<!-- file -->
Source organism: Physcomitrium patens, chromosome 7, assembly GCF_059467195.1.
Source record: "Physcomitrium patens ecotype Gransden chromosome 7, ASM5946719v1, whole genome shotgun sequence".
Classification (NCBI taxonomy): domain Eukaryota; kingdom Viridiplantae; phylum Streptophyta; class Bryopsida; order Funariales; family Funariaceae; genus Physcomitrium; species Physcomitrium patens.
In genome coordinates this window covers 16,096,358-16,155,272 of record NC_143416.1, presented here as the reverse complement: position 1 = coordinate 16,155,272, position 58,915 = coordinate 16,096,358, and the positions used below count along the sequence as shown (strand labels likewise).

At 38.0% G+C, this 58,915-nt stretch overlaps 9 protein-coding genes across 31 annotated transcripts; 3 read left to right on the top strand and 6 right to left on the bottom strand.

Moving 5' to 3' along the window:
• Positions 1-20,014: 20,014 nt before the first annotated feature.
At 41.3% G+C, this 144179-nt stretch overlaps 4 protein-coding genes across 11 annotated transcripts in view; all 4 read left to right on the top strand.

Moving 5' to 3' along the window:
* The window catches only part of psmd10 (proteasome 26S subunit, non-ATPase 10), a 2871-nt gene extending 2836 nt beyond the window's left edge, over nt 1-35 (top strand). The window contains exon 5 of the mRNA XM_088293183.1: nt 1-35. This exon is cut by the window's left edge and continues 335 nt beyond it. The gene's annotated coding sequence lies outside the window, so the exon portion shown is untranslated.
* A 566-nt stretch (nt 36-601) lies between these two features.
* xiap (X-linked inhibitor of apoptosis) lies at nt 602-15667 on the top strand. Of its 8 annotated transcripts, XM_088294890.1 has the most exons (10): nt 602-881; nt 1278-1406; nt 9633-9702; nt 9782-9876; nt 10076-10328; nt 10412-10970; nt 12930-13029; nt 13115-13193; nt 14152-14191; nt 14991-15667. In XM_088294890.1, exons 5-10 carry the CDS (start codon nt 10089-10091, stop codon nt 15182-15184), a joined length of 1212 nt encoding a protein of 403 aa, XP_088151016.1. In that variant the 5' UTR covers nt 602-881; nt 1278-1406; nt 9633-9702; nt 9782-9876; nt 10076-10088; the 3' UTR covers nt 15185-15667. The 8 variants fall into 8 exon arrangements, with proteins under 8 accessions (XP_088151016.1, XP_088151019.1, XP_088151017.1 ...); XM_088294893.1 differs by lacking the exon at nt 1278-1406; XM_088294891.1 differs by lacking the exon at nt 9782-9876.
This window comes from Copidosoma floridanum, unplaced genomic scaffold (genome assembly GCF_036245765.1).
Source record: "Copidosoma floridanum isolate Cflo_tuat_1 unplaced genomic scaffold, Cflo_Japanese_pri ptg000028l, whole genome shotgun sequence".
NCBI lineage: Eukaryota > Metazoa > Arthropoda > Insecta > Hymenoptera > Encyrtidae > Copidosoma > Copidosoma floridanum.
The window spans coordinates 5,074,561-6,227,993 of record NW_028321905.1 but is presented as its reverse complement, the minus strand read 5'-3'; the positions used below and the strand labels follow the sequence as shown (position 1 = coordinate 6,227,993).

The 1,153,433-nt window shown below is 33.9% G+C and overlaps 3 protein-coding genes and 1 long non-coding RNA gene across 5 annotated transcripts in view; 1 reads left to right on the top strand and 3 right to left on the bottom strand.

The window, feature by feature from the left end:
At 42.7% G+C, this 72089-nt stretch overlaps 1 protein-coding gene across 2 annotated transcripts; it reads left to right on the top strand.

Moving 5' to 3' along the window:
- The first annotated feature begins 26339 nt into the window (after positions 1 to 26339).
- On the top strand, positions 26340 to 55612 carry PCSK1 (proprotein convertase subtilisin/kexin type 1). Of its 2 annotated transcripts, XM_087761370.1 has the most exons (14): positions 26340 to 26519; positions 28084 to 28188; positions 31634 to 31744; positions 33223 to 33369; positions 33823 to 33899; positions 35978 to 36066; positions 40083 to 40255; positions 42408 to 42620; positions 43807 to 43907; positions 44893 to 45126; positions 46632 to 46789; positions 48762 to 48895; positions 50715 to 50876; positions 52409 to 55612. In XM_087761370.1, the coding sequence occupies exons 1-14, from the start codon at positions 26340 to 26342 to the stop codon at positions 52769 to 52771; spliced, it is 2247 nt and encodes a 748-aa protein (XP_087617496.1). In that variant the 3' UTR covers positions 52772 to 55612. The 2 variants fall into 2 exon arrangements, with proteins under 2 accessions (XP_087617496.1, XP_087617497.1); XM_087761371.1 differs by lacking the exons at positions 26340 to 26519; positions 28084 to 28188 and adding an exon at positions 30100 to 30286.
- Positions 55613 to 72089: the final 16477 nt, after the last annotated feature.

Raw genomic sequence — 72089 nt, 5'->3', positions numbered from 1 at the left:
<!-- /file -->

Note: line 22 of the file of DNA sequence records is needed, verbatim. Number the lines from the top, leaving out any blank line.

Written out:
- On the top strand, positions 26340 to 55612 carry PCSK1 (proprotein convertase subtilisin/kexin type 1). Of its 2 annotated transcripts, XM_087761370.1 has the most exons (14): positions 26340 to 26519; positions 28084 to 28188; positions 31634 to 31744; positions 33223 to 33369; positions 33823 to 33899; positions 35978 to 36066; positions 40083 to 40255; positions 42408 to 42620; positions 43807 to 43907; positions 44893 to 45126; positions 46632 to 46789; positions 48762 to 48895; positions 50715 to 50876; positions 52409 to 55612. In XM_087761370.1, the coding sequence occupies exons 1-14, from the start codon at positions 26340 to 26342 to the stop codon at positions 52769 to 52771; spliced, it is 2247 nt and encodes a 748-aa protein (XP_087617496.1). In that variant the 3' UTR covers positions 52772 to 55612. The 2 variants fall into 2 exon arrangements, with proteins under 2 accessions (XP_087617496.1, XP_087617497.1); XM_087761371.1 differs by lacking the exons at positions 26340 to 26519; positions 28084 to 28188 and adding an exon at positions 30100 to 30286.